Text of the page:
Antony, the eponymous and androgynous creative force behind Antony and the Johnsons, played a sold-out show before an adoring and attentive crowd at Harlem’s historic Apollo Theatre. Accompanied by a twenty person orchestra (including two members of the Johnsons on cello, Julia Kent and Maxim Moston) Antony looked stoic and untainted standing before them in an—I assume—custom designed white dress featuring tangled balls of yarn draped around his neck.
Never the most physically assured person in the room—his clenched, fidgety fists an early nervous release—Antony became alive and liberated when the music began to absorb him. His direct emotional and physical attachment to his music completely engrossed the audience, creating a respectful aura around his songs. That reverent tension soon eased as Antony immersed the audience in harrowingly beautiful and intimate arrangements of songs like “Cripple and the Starfish” and “Everglade”.
But it was precisely Antony’s initial hesitation to open up to the crowd, and the crowd’s respectful reluctance to smother him that illuminates some of the personal struggle narrated, or described, in his songs. It was not unusual to even feel a sense of group consolation at points throughout the evening.
In his songwriting, Antony presents the listener with myriad dichotomies that can either propel the song into deeply personal interpretations, or into naive pastoral melodies. More often than not, though, the former seizes us. Much like the vocal beauty yet visible pain of the castrati struck Renaissance opera goers, Antony’s physical presence and tormenting lyrics augment the simple ethereal beauty that enraptures his fans. Lyrically, his open sexuality and honesty provoke an earnest and connected response from listeners. But a cloud of ambiguity remains, allowing varying meanings and translations. Musically he is less definitive by operating in an asexual vocal range, using lots of vibrato and also by singing from various sexual vantage points.
All of the above confound the sumptuousness of “For Today I am a Boy”.
Though his setlist couldn’t have been longer than 75 minutes, it was rich and sensitive; the orchestra acting as the perfect compliment to his bare yet refined arrangements with the Johnsons. The definitive highlight of the evening was “Another World”, the title track to Antony and the Johnsons newest EP. Beginning with a gentle violin and viola tremor, the thrumming sound grew as Antony sang his depressed realization of a failed earth. As more orchestral voices were added to a growing hostility in the strings, his voice soared in the Apollo’s lofty balconies. More immediately the arrangement was an eerily visceral representation of Antony’s imagery; the dissonant swarm of buzzing strings an approaching apocalypse.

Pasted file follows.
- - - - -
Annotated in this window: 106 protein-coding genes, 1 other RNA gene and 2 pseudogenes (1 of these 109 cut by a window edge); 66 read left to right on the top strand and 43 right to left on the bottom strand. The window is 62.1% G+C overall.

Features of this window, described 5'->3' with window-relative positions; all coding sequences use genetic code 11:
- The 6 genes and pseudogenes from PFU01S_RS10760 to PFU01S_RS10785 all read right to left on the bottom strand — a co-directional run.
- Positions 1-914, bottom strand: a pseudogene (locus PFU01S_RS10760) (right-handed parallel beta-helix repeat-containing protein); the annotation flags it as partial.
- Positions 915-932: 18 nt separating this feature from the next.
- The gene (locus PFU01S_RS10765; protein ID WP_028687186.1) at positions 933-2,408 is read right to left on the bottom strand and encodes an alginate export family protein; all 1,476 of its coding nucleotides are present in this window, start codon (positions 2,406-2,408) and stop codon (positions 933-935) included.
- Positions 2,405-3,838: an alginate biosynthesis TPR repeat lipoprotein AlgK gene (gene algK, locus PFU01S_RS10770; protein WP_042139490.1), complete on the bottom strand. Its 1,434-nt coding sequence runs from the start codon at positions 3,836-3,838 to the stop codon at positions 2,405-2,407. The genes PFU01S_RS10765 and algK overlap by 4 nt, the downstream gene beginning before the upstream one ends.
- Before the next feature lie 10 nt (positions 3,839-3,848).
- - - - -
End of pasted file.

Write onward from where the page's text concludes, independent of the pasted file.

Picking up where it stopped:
The only song with a definite beat the entire night was “Kiss My Name,” a sprightly bright song with colorful clarinet accents that skipped along in a light rhythm. Antony, showing more movement and gesturing as the night continued, turned to thrust himself in each direction of the orchestra and audience, smiling and physically controlled by the music.
One of the most poignant moments in the evening arrived during “I Fell in Love With a Dead Boy.” After the singing the first verse, the orchestra evaporated, time suspended, and Antony had the entire Apollo beguiled by the song’s earnest admission for what seemed like 60 seconds. It was a perfect example of a musical pause being more expressive than, or at least drastically enhancing, the surrounding melody and lyrics.
Near the end of the setlist Antony screamed, “Let’s hit it!” It was a jarring split second as it was the first words spoken above a placid whisper by Antony all night, and as the lights focused out on the auditorium something was up. The orchestra launching into his cover of Beyonce’s “Crazy in Love” was what was up. Unlike the plethora of “Toxic” covers, Antony’s “Crazy in Love” was sincere and emotionally invested. That the audience found it amusing and funny was an awkward contrast to his seriousness though. It wasn’t at all clear he was laughing with them.
Erupting with cheers at the end of his set, the crowd quickly started shouting numerous encore requests prompting Antony to joke, “We could do this all night.” He ended up playing a gorgeous “River of Sorrow,” leaving the audience in awe of his performance but also feeling like spoiled brats for only wanting more.